“What was he thinking,” the secretary asked as we looked at the newspaper. It showed our governor, Eliot Spitzer as Client #9 in a prostitution ring. His shame hardened face was on every page, on every channel. The text messages between him, the hooker and the agency rolled through the internet. “I mean didn’t he know how much scrutiny he was under?” We chuckled and looked at his face, eyes blazing, lower lip sucked in.
It’s been two weeks since. Pundits, commentators, moralists have taken swing after swing at the human piñata doll that Spitzer has become. He’s a hypocrite. He’s stupid. He’s self-destructive. He’s arrogant. The headlines knocking him around showed that whatever fun Spitzer had with the prostitute “Kristen” we had more fun talking about it. Political sex scandals are nearly routine and so are the empty rituals of public condemnation. The only question that remains is why did we enjoy it?
A clue is found in an Associated Press story. Political analyst Steven Cohen at Columbia University said, “Politicians are like the rest of us…they’re flawed and do stupid things.” Yet he still demanded they be held to a higher standard. “This isn’t Britney Spears we’re talking about. This is the governor,” Cohen said. “He controls the National Guard and the state police. He could have people come to arrest you and me tomorrow. So his private behavior does become a public issue.”
Cohen divides the antics of a trivial celebrity from the antics of a state governor with a line of bullet shells. Since the state has the monopoly of legal violence, the police, the army etc…those in power must control their passions. Hence we expect our leaders not only to enforce the law but embody it. So the first place our leaders must demonstrate their politics is on their body and for us, the traditional sign of bodily passion is sex.
It is a conservative tradition seen in Aristotle’s Politics, where the soul must master the body to make one eligible to lead others. In the Roman text To an Uneducated Ruler Plutarch writes “One will not be able to rule if one is not oneself ruled” predicating it on the exercise of reason within the soul. Philosopher Michel Foucault analyzed this in his series The History of Sexuality, saying “The importance assumed by the problem of the emperor’s virtue…their ability to control their passions…is seen as the guarantee that they will themselves be able to set a limit on the exercise of their political power.”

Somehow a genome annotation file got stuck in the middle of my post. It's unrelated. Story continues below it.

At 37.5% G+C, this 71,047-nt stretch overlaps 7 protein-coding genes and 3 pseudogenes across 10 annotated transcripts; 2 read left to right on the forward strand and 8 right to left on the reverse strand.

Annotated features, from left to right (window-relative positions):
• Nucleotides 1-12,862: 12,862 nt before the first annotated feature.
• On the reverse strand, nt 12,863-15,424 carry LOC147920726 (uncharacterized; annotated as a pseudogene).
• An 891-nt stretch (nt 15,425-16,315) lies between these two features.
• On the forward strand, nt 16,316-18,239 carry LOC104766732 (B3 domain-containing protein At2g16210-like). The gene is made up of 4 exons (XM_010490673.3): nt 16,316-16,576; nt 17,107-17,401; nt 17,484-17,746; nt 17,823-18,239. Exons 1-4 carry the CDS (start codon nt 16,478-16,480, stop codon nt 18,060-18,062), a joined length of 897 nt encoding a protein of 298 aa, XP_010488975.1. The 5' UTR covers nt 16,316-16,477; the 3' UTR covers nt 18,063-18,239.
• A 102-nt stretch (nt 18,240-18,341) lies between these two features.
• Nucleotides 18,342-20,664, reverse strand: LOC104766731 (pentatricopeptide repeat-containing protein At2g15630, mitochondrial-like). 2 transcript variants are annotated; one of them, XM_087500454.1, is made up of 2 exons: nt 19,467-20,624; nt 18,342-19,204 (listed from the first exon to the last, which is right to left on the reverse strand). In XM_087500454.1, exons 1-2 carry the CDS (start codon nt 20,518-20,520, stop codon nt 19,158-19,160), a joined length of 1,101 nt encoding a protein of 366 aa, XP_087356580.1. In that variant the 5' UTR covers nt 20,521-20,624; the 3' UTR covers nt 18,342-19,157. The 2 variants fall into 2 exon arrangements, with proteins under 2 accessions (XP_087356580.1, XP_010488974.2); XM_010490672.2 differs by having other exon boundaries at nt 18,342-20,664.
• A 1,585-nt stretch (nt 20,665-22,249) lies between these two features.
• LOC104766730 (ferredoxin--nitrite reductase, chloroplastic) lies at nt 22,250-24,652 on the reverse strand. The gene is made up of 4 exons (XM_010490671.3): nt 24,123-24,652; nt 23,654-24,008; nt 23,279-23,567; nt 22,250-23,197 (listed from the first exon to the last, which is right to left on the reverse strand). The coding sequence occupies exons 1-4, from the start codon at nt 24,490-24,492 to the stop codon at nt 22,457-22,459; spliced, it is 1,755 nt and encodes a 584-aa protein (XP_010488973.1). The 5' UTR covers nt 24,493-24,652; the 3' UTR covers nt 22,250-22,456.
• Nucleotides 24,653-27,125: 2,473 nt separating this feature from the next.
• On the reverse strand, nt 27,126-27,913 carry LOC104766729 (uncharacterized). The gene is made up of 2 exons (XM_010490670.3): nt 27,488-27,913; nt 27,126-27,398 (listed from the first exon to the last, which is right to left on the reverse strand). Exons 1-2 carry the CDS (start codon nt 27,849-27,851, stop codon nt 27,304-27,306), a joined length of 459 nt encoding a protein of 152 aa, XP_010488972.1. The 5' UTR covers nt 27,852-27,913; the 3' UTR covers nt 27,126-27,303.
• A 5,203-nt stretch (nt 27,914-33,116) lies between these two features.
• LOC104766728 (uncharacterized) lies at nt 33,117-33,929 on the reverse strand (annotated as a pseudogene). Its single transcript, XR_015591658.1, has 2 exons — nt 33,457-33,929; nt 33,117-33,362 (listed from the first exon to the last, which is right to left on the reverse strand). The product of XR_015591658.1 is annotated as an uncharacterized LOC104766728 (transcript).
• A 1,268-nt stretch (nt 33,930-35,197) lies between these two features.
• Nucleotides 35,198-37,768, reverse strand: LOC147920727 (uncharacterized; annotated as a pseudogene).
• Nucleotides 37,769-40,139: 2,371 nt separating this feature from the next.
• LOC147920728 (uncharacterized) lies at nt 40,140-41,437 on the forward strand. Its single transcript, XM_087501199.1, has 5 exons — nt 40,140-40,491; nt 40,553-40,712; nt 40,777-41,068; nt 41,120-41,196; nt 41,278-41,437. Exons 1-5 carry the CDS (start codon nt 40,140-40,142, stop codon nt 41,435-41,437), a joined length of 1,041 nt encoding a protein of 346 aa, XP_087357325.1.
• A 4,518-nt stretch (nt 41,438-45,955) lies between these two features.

So when Cohen draws a direct line from private sex to public service he only repeats a moral tradition without seeing the consequences. The effect is a neutered political life. The higher the office the more power is at risk the more normal the politician must be for us. Men must be married, wives chaste and doting. The kids must be earnest. The couple must always be in suits, always speak carefully.
The first problem is demanding that leaders embody the law never leads to restraint but the exact opposite, they believe they are the law itself. Is it any wonder Spitzer, the “Sheriff of Wall Street” was known for political zealotry? Long before he was elected governor, he imagined himself the law bringing urban cowboy and he enjoyed the power it gave him. It was part of his personal fantasy.
This leads us to the next problem with this conservative tradition. It makes sex into an ontological fact, as if the bare rubbing of bodies is enough. Anyone who has sex knows, every encounter needs a fantasy. I am powerful man but am being whipped by a woman. I am a Christian pastor getting blowjobs from a strung out boy. She’s kept her shoes on. Whatever, even the faintest scrim is enough. But what if the fantasy is that behind that scrim was cameras and reporters and behind them millions of Americans?
The fantasy of famous and powerful politicians is precisely that they are performing in front of audience. Bill Clinton gets blowjobs while on the phone with world leaders. Pastor Ted Haggard does meth with a gay prostitute and preaches against homosexuality on Sundays. Governor Spitzer prosecutes prostitution rings but asks his hooker “Kristen” for bareback. The list goes on and will go on because we are caught in a cycle of conservative moralizing.
We demand our leaders be impossibly perfect, to be a media powered surround-sound model of ethical life. Inside the sarcophagus of this image is a real human who fears being found and that fear drives them to play in the shadows. However far they go, the cameras will find them and the lights will turn on. And when they are caught, we who were foolish enough to measure ourselves by their image of false perfection will punish them with the force of our suppressed desire.
Politicians who attempt to model power know they are being watched, know they must be what no one can be, a perfect embodiment of the law. And we know it to, so when they inevitably fail the ensuing scandal allows us to release aggression at authority in the guise of reinforcing it. Hence we enjoy these scandals, they satisfy two opposing desires. We can reverse the hierarchy and look down on our leaders while remaining a part of it.
As long as this cultural cycle continues, we will scrutinize our leaders and they will play in the shadows knowing we will catch them. So the question “What was Spitzer thinking,” seems easy to answer. He was thinking about us.